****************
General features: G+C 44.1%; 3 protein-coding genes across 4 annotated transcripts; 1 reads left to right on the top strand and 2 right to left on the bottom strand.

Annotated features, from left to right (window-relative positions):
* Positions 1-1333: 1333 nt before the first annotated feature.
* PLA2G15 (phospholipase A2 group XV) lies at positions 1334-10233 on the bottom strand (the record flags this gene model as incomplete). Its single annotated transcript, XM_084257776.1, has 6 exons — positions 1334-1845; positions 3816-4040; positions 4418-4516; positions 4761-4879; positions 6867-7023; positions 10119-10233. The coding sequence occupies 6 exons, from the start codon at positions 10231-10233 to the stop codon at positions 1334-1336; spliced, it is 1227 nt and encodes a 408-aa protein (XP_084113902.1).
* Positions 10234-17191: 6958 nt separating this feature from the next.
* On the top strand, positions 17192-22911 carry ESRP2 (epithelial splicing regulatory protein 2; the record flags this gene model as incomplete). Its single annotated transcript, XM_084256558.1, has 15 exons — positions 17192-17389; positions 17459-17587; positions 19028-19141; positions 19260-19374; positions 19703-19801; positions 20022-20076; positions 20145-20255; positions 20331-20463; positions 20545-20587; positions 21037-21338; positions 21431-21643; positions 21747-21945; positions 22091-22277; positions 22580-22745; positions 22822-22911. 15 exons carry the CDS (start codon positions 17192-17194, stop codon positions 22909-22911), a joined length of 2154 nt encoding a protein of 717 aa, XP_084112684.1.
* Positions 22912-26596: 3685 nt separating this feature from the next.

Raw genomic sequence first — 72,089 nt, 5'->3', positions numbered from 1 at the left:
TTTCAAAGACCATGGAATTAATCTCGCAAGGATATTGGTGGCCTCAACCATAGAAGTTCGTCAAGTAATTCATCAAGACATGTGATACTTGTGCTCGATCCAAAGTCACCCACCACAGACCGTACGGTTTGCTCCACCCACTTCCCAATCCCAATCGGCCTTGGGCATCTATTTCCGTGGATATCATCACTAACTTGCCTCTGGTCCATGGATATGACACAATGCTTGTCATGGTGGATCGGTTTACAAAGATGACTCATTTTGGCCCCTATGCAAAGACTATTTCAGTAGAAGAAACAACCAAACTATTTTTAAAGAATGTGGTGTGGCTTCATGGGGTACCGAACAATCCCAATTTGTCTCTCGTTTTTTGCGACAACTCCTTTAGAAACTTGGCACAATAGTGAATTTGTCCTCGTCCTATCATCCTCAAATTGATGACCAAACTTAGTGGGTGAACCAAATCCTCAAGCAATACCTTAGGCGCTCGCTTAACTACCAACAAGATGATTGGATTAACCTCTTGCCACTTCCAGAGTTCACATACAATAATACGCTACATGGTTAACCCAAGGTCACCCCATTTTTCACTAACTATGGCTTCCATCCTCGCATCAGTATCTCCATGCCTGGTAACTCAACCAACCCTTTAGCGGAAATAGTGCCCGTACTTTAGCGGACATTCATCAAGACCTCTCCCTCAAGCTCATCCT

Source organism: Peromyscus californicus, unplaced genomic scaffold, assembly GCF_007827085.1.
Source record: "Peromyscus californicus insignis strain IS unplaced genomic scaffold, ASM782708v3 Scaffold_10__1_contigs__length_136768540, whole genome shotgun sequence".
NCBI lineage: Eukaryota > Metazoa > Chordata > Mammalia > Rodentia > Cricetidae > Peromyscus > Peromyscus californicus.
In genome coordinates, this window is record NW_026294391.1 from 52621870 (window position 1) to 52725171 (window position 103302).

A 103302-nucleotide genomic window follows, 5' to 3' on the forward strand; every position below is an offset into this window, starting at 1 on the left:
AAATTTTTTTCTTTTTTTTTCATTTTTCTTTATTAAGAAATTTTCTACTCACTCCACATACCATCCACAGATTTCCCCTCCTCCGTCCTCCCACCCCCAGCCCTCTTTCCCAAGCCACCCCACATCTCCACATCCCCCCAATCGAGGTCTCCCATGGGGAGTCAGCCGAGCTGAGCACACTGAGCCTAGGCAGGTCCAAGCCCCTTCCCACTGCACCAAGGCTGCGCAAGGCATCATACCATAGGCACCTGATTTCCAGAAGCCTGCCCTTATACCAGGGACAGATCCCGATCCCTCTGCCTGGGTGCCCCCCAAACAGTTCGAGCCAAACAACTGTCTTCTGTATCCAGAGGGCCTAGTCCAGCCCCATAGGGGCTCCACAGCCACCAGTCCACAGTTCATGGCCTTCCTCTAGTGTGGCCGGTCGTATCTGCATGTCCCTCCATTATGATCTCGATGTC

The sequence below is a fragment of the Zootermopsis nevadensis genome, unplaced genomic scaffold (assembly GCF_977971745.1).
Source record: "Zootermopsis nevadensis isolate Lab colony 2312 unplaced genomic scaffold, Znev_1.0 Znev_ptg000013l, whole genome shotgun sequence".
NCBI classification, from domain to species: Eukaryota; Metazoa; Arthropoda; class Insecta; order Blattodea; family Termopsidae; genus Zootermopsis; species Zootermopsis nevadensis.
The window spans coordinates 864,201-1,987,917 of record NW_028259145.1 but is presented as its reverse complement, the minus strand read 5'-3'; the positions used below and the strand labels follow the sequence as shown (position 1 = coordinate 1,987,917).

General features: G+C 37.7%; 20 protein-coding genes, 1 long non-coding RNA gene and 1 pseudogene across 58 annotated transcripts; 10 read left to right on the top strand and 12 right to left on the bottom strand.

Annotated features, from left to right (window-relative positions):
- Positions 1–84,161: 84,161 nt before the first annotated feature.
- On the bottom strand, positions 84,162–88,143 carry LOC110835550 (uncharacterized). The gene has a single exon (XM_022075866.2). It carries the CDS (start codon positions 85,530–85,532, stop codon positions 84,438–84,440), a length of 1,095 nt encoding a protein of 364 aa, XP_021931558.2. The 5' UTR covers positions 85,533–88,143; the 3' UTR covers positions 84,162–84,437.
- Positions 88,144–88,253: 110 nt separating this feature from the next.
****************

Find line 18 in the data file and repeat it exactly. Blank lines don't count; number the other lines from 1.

NCBI classification, from domain to species: Eukaryota; Metazoa; Arthropoda; class Insecta; order Blattodea; family Termopsidae; genus Zootermopsis; species Zootermopsis nevadensis.